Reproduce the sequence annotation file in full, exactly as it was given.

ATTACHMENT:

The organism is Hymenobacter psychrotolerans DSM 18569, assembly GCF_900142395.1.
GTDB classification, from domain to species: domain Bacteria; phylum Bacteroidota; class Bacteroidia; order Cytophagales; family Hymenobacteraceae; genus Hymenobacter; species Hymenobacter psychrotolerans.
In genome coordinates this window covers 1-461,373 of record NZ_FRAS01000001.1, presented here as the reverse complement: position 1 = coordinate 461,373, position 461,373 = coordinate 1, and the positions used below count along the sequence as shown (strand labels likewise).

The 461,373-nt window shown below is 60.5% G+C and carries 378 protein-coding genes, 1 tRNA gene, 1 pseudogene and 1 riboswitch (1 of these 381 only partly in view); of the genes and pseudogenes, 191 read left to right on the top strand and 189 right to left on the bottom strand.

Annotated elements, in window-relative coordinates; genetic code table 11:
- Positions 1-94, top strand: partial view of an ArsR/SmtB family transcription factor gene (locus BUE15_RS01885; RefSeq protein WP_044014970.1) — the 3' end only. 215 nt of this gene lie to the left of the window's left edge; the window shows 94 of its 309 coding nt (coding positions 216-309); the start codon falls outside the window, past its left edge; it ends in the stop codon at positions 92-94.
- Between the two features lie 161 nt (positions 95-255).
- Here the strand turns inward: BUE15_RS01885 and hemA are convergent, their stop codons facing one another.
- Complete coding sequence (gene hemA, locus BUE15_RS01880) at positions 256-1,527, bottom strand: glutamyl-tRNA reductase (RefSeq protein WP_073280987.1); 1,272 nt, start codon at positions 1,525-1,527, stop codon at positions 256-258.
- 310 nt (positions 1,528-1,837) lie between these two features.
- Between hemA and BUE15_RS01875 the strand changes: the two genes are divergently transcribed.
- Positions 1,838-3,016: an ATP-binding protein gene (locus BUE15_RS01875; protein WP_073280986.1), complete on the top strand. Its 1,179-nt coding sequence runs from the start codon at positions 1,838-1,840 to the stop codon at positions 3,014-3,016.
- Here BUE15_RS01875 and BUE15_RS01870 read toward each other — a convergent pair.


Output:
The organism is Hymenobacter psychrotolerans DSM 18569, assembly GCF_900142395.1.
GTDB classification, from domain to species: domain Bacteria; phylum Bacteroidota; class Bacteroidia; order Cytophagales; family Hymenobacteraceae; genus Hymenobacter; species Hymenobacter psychrotolerans.
In genome coordinates this window covers 1-461,373 of record NZ_FRAS01000001.1, presented here as the reverse complement: position 1 = coordinate 461,373, position 461,373 = coordinate 1, and the positions used below count along the sequence as shown (strand labels likewise).

The 461,373-nt window shown below is 60.5% G+C and carries 378 protein-coding genes, 1 tRNA gene, 1 pseudogene and 1 riboswitch (1 of these 381 only partly in view); of the genes and pseudogenes, 191 read left to right on the top strand and 189 right to left on the bottom strand.

Annotated elements, in window-relative coordinates; genetic code table 11:
- Positions 1-94, top strand: partial view of an ArsR/SmtB family transcription factor gene (locus BUE15_RS01885; RefSeq protein WP_044014970.1) — the 3' end only. 215 nt of this gene lie to the left of the window's left edge; the window shows 94 of its 309 coding nt (coding positions 216-309); the start codon falls outside the window, past its left edge; it ends in the stop codon at positions 92-94.
- Between the two features lie 161 nt (positions 95-255).
- Here the strand turns inward: BUE15_RS01885 and hemA are convergent, their stop codons facing one another.
- Complete coding sequence (gene hemA, locus BUE15_RS01880) at positions 256-1,527, bottom strand: glutamyl-tRNA reductase (RefSeq protein WP_073280987.1); 1,272 nt, start codon at positions 1,525-1,527, stop codon at positions 256-258.
- 310 nt (positions 1,528-1,837) lie between these two features.
- Between hemA and BUE15_RS01875 the strand changes: the two genes are divergently transcribed.
- Positions 1,838-3,016: an ATP-binding protein gene (locus BUE15_RS01875; protein WP_073280986.1), complete on the top strand. Its 1,179-nt coding sequence runs from the start codon at positions 1,838-1,840 to the stop codon at positions 3,014-3,016.
- Here BUE15_RS01875 and BUE15_RS01870 read toward each other — a convergent pair.